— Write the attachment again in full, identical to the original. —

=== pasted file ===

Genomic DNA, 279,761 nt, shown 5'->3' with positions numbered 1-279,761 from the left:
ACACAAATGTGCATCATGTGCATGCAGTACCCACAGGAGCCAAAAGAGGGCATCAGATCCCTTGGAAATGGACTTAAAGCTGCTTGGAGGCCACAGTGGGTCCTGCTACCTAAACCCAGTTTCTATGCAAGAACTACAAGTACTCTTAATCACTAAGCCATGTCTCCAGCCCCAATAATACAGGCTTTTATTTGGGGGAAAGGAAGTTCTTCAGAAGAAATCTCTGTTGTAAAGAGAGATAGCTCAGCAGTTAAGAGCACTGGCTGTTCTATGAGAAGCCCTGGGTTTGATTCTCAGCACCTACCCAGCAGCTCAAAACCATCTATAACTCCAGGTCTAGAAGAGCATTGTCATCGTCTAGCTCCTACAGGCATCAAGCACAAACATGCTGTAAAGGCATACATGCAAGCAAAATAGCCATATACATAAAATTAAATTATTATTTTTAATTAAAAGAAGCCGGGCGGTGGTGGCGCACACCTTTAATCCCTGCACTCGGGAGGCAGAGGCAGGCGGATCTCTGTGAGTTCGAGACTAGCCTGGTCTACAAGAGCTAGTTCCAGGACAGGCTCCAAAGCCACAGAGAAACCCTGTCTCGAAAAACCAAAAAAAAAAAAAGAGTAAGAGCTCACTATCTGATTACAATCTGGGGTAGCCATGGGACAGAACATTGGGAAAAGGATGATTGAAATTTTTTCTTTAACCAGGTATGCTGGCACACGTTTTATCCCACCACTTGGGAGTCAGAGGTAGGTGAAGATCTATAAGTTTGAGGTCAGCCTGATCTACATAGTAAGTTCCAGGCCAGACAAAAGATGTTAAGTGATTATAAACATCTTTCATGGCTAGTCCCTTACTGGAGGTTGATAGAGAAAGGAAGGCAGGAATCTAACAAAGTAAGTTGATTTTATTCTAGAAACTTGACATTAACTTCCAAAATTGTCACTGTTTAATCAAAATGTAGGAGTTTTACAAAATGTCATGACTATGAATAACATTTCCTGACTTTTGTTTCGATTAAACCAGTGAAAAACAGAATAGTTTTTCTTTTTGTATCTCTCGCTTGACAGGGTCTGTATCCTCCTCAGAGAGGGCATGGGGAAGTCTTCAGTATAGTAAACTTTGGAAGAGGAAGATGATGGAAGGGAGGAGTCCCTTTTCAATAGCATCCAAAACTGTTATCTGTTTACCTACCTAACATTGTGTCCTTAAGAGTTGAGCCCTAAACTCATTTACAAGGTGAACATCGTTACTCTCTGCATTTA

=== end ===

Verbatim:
Genomic DNA, 279,761 nt, shown 5'->3' with positions numbered 1-279,761 from the left:
ACACAAATGTGCATCATGTGCATGCAGTACCCACAGGAGCCAAAAGAGGGCATCAGATCCCTTGGAAATGGACTTAAAGCTGCTTGGAGGCCACAGTGGGTCCTGCTACCTAAACCCAGTTTCTATGCAAGAACTACAAGTACTCTTAATCACTAAGCCATGTCTCCAGCCCCAATAATACAGGCTTTTATTTGGGGGAAAGGAAGTTCTTCAGAAGAAATCTCTGTTGTAAAGAGAGATAGCTCAGCAGTTAAGAGCACTGGCTGTTCTATGAGAAGCCCTGGGTTTGATTCTCAGCACCTACCCAGCAGCTCAAAACCATCTATAACTCCAGGTCTAGAAGAGCATTGTCATCGTCTAGCTCCTACAGGCATCAAGCACAAACATGCTGTAAAGGCATACATGCAAGCAAAATAGCCATATACATAAAATTAAATTATTATTTTTAATTAAAAGAAGCCGGGCGGTGGTGGCGCACACCTTTAATCCCTGCACTCGGGAGGCAGAGGCAGGCGGATCTCTGTGAGTTCGAGACTAGCCTGGTCTACAAGAGCTAGTTCCAGGACAGGCTCCAAAGCCACAGAGAAACCCTGTCTCGAAAAACCAAAAAAAAAAAAAGAGTAAGAGCTCACTATCTGATTACAATCTGGGGTAGCCATGGGACAGAACATTGGGAAAAGGATGATTGAAATTTTTTCTTTAACCAGGTATGCTGGCACACGTTTTATCCCACCACTTGGGAGTCAGAGGTAGGTGAAGATCTATAAGTTTGAGGTCAGCCTGATCTACATAGTAAGTTCCAGGCCAGACAAAAGATGTTAAGTGATTATAAACATCTTTCATGGCTAGTCCCTTACTGGAGGTTGATAGAGAAAGGAAGGCAGGAATCTAACAAAGTAAGTTGATTTTATTCTAGAAACTTGACATTAACTTCCAAAATTGTCACTGTTTAATCAAAATGTAGGAGTTTTACAAAATGTCATGACTATGAATAACATTTCCTGACTTTTGTTTCGATTAAACCAGTGAAAAACAGAATAGTTTTTCTTTTTGTATCTCTCGCTTGACAGGGTCTGTATCCTCCTCAGAGAGGGCATGGGGAAGTCTTCAGTATAGTAAACTTTGGAAGAGGAAGATGATGGAAGGGAGGAGTCCCTTTTCAATAGCATCCAAAACTGTTATCTGTTTACCTACCTAACATTGTGTCCTTAAGAGTTGAGCCCTAAACTCATTTACAAGGTGAACATCGTTACTCTCTGCATTTA